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Showing posts from June, 2011

Image of the Child

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It seems to me that your image of the child forms the basis for the kind of teacher or parent you are. I notice in my college classes that the image of the child students hold is the most important factor in how successful they will be in planning lessons that will inspire children to make connections and think creatively (and get a good grade from me). Education students who think of children as mainly cute and needy seem to make lessons that are, well, cute and superficial.


What if all teachers took some time to think about their attitudes about children, and how important a school community's view of children is? About how the image of the child changes everything about how a school operates?


I've been trying to write something about the image of the child for an exhibit that will take place at a cool art gallery here in Richmond called gallery5. I hope a lot of Sabot people will come, and I'd really love it if some families or teachers who don't know much about our s…
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This year the kindergarten worked on a long investigation of animals in urban settings. They came to the studio many times to work on some inventions to help animals, like a trap to lift animals off busy roads at night, and a delightful kit to send around to teach dogs to avoid skunks.



Later, they got interested in ducks and other birds who lay eggs in cities, wondering how they protect their young. They got more and more interested in bird families, and began to make nests all around the kindergarten. In the studio, they worked with basket making materials to weave nests
and eventually decided to make a big nest that they could all get into.
Around this time the artist Patrick Dougherty returned to Richmond to build an installation at the Lewis Ginter Botanical Garden. We got the cance to visit the work in progress before when he came to the Children's museum here.
I was so happy that the kindergarten teachers invited me along on a field trip to see the new installation being bui…

portfolio picnic

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The end of year portfolio picnic is time for each lower school student to share their portfolio. Families gather on blankets scattered around the garden, eating good food and looking at their child's portfolio.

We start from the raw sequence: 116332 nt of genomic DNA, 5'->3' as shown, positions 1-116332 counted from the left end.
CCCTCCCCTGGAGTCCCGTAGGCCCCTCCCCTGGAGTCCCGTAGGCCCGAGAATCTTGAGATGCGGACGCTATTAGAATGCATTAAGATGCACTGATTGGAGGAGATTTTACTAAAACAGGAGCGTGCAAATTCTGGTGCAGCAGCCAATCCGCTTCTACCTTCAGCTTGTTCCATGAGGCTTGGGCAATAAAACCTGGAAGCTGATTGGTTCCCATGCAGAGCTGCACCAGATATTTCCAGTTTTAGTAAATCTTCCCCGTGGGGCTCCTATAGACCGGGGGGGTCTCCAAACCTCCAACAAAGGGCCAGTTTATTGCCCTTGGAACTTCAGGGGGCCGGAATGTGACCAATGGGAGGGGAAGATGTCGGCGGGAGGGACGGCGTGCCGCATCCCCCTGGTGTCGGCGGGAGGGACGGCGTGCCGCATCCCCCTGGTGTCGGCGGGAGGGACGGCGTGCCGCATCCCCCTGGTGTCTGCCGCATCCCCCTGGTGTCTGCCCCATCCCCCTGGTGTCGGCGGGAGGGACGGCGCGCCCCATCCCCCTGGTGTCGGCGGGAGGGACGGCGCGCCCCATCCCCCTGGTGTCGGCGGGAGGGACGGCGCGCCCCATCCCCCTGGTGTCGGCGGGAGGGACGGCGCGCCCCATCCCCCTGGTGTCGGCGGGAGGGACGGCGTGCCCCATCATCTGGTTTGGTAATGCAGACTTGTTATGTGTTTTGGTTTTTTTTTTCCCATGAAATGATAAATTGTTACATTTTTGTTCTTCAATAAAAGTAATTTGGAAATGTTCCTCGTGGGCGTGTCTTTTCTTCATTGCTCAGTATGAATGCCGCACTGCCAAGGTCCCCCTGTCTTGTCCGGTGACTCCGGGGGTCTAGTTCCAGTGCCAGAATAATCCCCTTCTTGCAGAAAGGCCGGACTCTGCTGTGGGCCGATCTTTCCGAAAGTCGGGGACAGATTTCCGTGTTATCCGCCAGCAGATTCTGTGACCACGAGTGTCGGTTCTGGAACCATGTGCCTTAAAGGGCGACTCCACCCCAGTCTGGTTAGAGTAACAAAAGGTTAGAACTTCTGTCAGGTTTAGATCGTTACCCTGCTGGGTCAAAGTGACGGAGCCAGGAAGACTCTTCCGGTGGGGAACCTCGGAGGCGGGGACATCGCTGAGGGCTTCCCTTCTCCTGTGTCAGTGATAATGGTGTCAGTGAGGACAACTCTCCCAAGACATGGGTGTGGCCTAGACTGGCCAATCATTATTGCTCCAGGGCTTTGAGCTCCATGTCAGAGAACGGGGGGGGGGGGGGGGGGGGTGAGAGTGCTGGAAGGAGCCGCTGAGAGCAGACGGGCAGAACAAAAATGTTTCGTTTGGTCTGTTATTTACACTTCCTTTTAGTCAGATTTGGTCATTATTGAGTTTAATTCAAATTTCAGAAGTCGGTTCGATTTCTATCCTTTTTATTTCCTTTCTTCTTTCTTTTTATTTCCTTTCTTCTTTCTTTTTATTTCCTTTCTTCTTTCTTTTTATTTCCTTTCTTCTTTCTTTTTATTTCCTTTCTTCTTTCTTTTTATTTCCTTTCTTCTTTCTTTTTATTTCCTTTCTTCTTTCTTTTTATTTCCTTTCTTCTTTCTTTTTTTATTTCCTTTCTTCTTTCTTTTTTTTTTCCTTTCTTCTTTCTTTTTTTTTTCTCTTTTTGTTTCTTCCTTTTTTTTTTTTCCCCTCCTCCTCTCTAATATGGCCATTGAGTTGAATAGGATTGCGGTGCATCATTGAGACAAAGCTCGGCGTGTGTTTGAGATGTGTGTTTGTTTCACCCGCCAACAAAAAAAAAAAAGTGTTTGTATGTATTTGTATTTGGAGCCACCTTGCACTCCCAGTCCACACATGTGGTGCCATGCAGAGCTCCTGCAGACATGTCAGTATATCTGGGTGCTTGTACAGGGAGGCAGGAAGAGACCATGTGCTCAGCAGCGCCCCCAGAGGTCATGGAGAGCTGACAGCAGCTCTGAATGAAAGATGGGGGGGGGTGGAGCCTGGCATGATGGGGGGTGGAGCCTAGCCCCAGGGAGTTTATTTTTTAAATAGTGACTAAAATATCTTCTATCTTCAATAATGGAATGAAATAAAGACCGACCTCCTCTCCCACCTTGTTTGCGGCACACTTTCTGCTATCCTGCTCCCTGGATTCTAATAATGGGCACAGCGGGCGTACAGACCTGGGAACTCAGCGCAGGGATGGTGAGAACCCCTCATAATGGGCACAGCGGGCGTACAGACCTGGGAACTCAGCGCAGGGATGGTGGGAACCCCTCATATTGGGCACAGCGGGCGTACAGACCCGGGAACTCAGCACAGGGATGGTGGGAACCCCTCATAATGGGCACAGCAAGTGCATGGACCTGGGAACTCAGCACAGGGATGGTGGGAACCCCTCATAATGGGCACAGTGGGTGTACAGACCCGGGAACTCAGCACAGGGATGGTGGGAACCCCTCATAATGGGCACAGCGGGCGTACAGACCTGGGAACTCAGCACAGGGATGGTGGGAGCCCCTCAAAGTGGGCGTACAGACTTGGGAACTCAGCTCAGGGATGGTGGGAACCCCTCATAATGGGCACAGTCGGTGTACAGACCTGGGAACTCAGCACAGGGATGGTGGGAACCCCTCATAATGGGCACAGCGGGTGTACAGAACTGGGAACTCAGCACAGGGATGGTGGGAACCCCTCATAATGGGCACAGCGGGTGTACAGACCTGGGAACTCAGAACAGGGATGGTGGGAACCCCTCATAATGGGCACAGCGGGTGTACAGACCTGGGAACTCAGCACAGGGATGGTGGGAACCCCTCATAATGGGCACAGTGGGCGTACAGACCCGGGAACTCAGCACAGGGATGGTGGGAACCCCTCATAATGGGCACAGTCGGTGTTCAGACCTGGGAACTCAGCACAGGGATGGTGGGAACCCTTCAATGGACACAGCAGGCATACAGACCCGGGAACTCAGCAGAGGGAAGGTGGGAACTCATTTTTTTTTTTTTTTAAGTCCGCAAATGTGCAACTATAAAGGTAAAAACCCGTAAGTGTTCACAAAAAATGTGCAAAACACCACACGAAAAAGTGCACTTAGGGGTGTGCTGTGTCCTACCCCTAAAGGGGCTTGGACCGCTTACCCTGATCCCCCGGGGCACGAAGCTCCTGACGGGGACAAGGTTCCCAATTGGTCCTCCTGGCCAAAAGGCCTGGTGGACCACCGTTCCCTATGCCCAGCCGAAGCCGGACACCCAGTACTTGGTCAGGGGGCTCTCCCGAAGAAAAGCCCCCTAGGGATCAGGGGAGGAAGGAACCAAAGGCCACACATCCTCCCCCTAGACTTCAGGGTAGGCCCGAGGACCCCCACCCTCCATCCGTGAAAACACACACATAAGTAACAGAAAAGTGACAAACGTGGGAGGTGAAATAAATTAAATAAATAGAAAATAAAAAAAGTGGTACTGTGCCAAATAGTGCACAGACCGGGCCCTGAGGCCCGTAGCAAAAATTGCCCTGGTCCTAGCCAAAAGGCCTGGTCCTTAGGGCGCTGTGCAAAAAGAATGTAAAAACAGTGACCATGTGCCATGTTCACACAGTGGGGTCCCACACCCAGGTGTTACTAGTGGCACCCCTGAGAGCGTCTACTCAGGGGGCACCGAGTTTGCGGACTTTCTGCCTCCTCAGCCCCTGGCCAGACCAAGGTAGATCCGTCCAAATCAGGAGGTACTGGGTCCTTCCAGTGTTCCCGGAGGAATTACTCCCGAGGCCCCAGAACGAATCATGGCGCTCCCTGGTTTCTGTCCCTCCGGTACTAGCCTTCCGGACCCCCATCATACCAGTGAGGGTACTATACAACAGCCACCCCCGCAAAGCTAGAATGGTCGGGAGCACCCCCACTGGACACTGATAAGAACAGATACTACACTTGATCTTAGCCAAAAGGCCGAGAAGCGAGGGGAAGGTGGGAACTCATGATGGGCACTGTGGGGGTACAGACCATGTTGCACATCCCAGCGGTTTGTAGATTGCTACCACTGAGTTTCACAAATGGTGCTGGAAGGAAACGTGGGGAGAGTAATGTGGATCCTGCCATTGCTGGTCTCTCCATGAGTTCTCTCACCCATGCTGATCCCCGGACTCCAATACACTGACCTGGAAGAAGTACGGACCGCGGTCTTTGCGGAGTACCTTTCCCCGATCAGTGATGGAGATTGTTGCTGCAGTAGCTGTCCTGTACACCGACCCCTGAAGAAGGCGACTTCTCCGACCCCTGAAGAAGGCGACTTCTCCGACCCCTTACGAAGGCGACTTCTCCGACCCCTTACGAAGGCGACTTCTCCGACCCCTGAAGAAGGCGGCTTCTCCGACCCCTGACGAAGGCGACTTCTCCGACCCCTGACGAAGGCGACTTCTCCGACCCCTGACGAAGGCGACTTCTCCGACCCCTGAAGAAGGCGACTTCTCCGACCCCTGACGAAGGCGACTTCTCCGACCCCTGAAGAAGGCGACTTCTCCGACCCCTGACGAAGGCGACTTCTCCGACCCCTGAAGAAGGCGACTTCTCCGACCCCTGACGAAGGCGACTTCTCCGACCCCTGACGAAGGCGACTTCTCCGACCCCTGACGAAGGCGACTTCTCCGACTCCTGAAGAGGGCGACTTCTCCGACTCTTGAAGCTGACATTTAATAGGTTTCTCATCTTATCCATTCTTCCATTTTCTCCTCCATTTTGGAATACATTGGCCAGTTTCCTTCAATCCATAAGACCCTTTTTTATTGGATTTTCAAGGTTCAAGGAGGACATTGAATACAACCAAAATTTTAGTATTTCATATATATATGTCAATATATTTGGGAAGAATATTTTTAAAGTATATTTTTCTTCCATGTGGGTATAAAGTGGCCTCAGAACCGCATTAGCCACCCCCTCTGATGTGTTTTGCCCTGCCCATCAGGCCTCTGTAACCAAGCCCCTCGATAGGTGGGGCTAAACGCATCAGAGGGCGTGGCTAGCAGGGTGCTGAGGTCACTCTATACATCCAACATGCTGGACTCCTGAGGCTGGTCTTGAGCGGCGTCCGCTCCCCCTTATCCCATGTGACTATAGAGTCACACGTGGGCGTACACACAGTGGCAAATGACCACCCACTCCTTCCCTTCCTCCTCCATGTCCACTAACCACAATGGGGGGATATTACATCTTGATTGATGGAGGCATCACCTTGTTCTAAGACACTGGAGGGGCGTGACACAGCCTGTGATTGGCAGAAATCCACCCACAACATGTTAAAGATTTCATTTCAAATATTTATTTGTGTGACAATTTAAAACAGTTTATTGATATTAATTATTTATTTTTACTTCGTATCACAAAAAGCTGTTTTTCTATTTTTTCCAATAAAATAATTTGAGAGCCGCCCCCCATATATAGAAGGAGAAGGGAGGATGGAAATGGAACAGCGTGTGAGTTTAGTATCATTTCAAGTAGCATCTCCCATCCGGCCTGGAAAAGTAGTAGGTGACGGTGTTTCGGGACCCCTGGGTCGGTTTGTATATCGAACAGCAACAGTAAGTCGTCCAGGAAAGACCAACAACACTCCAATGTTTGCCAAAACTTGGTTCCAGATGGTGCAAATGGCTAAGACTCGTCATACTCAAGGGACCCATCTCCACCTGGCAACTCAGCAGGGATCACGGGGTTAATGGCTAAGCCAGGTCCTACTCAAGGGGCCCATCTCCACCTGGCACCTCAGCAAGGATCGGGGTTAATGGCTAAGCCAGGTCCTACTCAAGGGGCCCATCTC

This was my first year seeing the portfolio picnic, and I was touched by the care children took in 'reading' the stories of their year at school to their families.








It was especially lovely to see the attention everyone gave to the children and their work. Families spread out across the garden, taking time to chat and smile at each other, but really focusing on listening to the children, and seeing the many examples of learning the children had gathered into their portfolios.































A labyrinth for Stony Point

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the labyrinth at old Sabot school was very important
We ran around it, drew it, used it as a landmark in our maps
Now we have a labyrinth at Stony Point, dedicated to our colleagues Marty and Irene.
 It looks right at home here



Last Days of Preschool

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drawing a star wars guy















The artist, the painter

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“Perhaps a person who has had the occasion to paint has a greater practical sense, a sensibility for what that means, what a difficult, seductive thing, even for a child, it is to deal with being confronted by a large, white sheet of paper, making the first brushstroke, the first sign, entering a relationship with this empty, unknown space of the white paper. At the same time being aware how many ways a person can explore, caress and attack the paper, the large paintbrush steeped in paint, the greediness that takes the child in layering the colors that transform into the impasto as they merge.”

From Vea Vecchi Art and Creativity in Reggio Emilia



























This quote reminds me so much of Adelina and other children who love to paint. 
When Vea Vecchi refers to the greediness which takes the child, I think of that moment when a picture that was just under control is suddenly saturated and dripping and the child's hands covered and colored with paint. I know that moment myself, when I 'come …

Packing up, saying goodbye

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As we were begining to pack up the studio for the year (tomorrow is the last day of preschool), we were going through all of the drawings left in the workbasket and the paintings on the drying rack. Some children were helping by being mailmen and delivering pictures to the classrooms. Others were in the studio looking to see if they had left anything on the shelves.

Since they were laid out on the table for people to find, this was a good opportunity to see lots of children's drawings.

Nolan, looking over all of the pictures, many of them of people, said "I'm noticing that people don't draw a lot of noses." A group of children, Star Parent Jess and I looked too, and noticed he was right. There wasn't a single face with a nose on it in view! I asked Nolan if he would like to draw a picture of a face and leave it behind for the next group of preschoolers, sort of like a lesson in how to draw a face.  This is what he drew...



I'm going to miss the older preschool…